History of the Flying Car – Part Three: The Waterman Aerobile


The Waterman Aerobile on display at the Smithsonian.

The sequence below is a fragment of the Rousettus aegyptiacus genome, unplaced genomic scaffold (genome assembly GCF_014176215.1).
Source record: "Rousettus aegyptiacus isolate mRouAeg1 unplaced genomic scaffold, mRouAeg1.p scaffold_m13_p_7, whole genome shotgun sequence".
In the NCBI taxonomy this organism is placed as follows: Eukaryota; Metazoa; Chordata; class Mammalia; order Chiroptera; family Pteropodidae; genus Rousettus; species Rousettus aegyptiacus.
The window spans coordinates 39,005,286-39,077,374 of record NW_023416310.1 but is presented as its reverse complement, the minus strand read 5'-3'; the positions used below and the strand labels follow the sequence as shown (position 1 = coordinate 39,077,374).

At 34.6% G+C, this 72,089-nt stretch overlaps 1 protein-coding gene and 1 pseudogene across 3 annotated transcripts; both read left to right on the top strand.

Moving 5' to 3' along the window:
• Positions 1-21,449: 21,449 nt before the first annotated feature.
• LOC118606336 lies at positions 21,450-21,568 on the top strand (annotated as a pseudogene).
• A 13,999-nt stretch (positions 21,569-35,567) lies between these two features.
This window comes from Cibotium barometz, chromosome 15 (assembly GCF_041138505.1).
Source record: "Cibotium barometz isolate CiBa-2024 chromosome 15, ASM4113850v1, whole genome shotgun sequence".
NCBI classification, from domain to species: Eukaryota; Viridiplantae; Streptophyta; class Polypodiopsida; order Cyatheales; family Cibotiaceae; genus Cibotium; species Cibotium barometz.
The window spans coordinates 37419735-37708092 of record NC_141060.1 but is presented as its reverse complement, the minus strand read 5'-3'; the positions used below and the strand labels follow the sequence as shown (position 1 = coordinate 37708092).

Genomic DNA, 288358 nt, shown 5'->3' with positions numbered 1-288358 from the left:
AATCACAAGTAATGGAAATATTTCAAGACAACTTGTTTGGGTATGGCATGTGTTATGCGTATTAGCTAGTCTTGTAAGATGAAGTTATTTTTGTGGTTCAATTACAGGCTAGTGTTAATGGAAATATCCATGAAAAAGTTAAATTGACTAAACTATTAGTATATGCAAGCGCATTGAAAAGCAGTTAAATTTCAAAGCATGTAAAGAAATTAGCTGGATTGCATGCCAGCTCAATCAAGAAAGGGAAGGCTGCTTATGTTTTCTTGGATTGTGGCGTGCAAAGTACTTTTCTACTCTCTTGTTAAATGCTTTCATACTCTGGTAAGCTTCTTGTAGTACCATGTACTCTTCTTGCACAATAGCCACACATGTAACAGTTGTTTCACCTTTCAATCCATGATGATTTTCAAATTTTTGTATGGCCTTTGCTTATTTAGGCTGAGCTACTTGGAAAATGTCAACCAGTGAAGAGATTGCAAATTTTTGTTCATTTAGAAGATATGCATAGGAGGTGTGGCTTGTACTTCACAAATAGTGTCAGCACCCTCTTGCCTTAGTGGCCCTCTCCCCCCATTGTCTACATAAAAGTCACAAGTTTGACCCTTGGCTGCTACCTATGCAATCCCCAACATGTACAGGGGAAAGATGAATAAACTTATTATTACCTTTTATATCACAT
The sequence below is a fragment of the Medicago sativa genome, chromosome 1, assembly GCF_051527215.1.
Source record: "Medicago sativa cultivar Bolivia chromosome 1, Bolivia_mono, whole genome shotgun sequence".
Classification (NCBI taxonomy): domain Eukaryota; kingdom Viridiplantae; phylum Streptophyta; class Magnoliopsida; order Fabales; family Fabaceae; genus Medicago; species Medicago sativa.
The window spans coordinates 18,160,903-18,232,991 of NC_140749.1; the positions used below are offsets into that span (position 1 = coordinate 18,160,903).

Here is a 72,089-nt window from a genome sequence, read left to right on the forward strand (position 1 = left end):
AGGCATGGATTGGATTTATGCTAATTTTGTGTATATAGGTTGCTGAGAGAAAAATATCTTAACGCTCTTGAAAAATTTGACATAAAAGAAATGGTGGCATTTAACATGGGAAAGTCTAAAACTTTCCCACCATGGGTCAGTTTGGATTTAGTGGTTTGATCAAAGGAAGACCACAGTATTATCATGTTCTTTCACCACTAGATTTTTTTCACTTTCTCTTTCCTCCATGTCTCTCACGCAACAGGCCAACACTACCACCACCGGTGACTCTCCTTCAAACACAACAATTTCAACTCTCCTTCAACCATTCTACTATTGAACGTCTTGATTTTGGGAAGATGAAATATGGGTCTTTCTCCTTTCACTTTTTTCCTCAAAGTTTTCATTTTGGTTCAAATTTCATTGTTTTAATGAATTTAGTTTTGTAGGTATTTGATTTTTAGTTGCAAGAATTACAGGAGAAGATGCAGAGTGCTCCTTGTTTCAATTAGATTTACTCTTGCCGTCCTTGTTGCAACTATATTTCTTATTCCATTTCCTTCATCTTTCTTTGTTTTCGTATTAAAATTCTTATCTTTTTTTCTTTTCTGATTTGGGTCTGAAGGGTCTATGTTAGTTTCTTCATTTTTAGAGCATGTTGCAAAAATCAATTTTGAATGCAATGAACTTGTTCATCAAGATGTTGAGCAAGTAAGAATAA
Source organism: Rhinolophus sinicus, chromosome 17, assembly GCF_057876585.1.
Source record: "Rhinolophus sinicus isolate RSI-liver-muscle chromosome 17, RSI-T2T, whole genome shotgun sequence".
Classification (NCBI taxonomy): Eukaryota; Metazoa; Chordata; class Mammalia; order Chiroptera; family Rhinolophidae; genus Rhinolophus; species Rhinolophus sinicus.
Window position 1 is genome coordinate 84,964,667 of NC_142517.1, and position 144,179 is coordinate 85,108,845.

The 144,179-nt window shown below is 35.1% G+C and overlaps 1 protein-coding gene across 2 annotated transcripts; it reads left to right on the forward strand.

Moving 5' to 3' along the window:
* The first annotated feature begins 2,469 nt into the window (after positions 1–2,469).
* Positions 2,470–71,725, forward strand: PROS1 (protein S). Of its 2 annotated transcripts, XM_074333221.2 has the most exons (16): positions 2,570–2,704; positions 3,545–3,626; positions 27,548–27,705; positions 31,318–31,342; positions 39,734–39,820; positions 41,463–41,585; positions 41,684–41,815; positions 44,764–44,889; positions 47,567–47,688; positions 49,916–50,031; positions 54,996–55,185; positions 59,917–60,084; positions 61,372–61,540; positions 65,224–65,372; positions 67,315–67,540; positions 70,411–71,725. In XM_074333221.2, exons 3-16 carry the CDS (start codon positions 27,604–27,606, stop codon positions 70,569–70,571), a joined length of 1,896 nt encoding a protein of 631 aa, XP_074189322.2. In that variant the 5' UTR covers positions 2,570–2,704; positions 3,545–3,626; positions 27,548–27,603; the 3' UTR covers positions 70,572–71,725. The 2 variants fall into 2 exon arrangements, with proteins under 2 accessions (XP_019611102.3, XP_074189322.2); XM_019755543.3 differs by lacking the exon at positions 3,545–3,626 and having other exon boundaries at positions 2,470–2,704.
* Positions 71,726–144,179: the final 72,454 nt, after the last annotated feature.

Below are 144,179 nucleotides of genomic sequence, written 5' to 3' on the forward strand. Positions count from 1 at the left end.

In 1934, the Bureau of Air Commerce recognized the Waterman Arrowplane as one of two award-winning designs for its flivver (light, easy-to-fly, affordable) aircraft competition. The Waterman Aerobile #6 is the improved version of the design. The Arrowplane was initially designed in response to U. S. Bureau of Air Commerce Chief Eugene Vidal’s initiative AB-205 for “everyman’s safe, low-cost, airplane.” The target price of $700 for a flivver aircraft was widely ridiculed as too low, even at depression prices, because of practical engine and manufacturing costs, but Vidal found significant general interest in the concept.  (Pics)

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